Townie 2

Whilst the basic tart is delicious on its own, I also tried out a version with added toppings – more ideas to follow…

The Hartlepool Townie


Sweet Pastry:

  • 90g butter
  • 65g caster sugar
  • 3 free range egg yolks
  • 200g plain flour


  • 250g unsalted butter, at room temperature
  • 200g dark chocolate
  • 50g chopped walnuts
  • 80g cocoa powder, sifted
  • 60g self raising flour, sifted
  • 360g caster sugar
  • 4 large eggs
  • zest of 1 orange


First make the pastry by creaming together the butter and sugar together until pale and fluffy. Beat in the egg yolks one at a time until fully combined. Sift the flour into the mixture and stir until the mixture comes together into a ball of dough. Tip the dough onto a floured surface and briefly knead until smooth. Wrap in cling film and chill for at least 30 minutes.

Preheat the oven to gas mark 4. Roll out the pastry on a floured surface to a thickness of about 3mm. Grease and flour a 10in loose-bottomed flan tin. Place the pastry over the top and press into the corners to fill the tin. Fill the tin with baking beans or rice (you may find it easier to place a piece of tinfoil over the pastry first) and bake for 15 minutes.  Remove from the oven and leave to cool for 10 minutes.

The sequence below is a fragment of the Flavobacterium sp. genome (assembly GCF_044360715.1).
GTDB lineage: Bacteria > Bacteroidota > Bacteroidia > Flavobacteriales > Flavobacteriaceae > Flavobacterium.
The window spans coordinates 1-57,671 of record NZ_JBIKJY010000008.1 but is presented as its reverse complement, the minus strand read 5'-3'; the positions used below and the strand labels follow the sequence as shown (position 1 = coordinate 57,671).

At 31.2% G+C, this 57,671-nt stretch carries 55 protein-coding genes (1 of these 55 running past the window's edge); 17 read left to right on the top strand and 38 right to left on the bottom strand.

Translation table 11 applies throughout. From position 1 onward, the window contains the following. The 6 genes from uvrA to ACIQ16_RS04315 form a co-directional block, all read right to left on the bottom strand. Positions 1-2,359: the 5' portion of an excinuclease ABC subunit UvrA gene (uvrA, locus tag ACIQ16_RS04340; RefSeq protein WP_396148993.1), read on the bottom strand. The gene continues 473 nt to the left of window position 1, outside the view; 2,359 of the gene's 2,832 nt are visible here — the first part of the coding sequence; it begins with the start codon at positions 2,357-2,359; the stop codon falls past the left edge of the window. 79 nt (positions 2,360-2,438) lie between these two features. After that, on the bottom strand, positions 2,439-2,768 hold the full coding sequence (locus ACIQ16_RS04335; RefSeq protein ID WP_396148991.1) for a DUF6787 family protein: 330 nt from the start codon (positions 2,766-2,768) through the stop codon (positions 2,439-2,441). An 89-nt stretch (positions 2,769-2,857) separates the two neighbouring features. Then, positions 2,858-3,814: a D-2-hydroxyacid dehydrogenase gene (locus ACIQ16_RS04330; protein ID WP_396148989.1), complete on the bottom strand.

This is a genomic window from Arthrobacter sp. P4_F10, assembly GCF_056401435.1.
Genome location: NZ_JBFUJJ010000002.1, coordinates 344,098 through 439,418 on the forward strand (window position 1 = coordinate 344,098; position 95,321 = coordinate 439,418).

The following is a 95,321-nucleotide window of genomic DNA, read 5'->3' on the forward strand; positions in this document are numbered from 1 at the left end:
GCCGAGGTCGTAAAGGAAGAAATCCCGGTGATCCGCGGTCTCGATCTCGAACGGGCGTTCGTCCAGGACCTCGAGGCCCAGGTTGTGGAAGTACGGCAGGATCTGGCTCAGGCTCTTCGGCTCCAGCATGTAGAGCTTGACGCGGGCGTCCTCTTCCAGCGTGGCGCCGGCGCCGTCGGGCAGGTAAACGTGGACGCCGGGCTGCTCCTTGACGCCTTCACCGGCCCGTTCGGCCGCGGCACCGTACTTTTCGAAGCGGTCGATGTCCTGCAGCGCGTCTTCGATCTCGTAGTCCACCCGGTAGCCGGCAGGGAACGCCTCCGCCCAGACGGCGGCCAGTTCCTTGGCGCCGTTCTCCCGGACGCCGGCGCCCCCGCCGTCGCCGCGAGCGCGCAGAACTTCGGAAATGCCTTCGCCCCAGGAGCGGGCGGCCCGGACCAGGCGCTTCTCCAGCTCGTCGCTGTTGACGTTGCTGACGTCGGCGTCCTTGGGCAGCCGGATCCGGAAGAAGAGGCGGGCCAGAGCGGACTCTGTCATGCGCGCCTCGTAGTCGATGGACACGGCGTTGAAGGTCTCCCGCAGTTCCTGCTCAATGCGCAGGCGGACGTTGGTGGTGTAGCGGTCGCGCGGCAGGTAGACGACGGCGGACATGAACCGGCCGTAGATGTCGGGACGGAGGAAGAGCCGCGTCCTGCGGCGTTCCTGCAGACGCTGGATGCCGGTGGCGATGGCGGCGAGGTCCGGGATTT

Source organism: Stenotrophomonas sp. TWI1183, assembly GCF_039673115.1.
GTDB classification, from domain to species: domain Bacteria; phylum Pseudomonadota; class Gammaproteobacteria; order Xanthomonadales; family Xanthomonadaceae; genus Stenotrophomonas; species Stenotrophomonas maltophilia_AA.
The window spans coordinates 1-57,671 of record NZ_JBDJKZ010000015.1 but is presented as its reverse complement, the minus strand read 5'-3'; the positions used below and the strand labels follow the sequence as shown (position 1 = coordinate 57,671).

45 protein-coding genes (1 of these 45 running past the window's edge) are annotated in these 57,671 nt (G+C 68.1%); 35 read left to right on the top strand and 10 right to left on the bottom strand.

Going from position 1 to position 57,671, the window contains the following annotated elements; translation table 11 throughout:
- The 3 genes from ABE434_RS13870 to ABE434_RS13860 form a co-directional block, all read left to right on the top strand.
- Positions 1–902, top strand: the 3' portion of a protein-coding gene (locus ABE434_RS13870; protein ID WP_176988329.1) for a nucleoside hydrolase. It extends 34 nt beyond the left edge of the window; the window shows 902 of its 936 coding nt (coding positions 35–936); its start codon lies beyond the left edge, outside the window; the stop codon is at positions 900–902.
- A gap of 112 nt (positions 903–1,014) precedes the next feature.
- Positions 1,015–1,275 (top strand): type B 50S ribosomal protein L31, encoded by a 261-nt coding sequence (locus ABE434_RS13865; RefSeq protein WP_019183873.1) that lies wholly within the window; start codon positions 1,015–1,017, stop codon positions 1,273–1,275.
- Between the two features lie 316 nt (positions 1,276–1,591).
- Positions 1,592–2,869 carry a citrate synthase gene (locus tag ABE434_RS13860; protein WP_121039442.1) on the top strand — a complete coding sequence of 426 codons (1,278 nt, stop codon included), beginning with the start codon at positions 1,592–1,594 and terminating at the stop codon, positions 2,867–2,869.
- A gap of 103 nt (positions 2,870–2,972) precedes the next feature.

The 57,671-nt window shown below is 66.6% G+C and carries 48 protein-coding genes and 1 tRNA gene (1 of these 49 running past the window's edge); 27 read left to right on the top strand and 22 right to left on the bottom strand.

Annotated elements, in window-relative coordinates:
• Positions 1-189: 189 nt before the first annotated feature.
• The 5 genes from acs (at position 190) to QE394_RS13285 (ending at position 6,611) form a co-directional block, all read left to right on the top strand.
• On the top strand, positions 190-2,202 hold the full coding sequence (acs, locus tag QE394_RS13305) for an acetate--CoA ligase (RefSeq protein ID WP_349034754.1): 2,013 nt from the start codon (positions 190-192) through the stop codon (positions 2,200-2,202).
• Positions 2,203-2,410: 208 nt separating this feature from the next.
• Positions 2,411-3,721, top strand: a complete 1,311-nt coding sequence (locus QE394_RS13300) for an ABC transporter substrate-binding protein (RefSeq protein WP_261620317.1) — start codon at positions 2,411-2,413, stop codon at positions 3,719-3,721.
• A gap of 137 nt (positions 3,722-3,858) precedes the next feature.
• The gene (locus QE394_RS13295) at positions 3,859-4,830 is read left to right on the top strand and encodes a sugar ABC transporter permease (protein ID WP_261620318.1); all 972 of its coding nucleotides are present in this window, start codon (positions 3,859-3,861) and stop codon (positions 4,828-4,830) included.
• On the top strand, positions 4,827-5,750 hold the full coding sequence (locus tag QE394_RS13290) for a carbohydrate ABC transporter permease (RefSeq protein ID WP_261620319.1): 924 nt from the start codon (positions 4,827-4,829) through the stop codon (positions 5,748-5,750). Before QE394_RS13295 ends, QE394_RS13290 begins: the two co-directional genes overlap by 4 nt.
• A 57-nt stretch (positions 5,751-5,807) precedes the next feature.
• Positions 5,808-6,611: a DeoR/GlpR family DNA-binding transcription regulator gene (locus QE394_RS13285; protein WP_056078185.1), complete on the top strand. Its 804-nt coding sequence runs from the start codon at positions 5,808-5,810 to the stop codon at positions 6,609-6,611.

Whilst the pastry shell is baking, make the brownie mix. Melt the butter and chocolate over a bain marie (a bowl over a saucepan of simmering water) and stir until smooth. Stir in the nuts. In a separate bowl, stir all the dry ingredients together, before adding to the chocolate mixture, spoonful by spoonful. Finally, mix in the eggs one at the time, beating well until fully combined.

Pour the mixture into the pastry case (having removed the beans/rice first!) and bake in the oven for 25 minutes (still at gas mark 4) until the brownie mixture is cooked. Remember that brownie mixtures will still by squidgy when completely baked, so don’t worry if it’s still sticky! Remove from the oven and leave to cool before slicing into wedges and serving with whipped cream and berries if desired (or if you are me, eating wedge after wedge from the fridge…)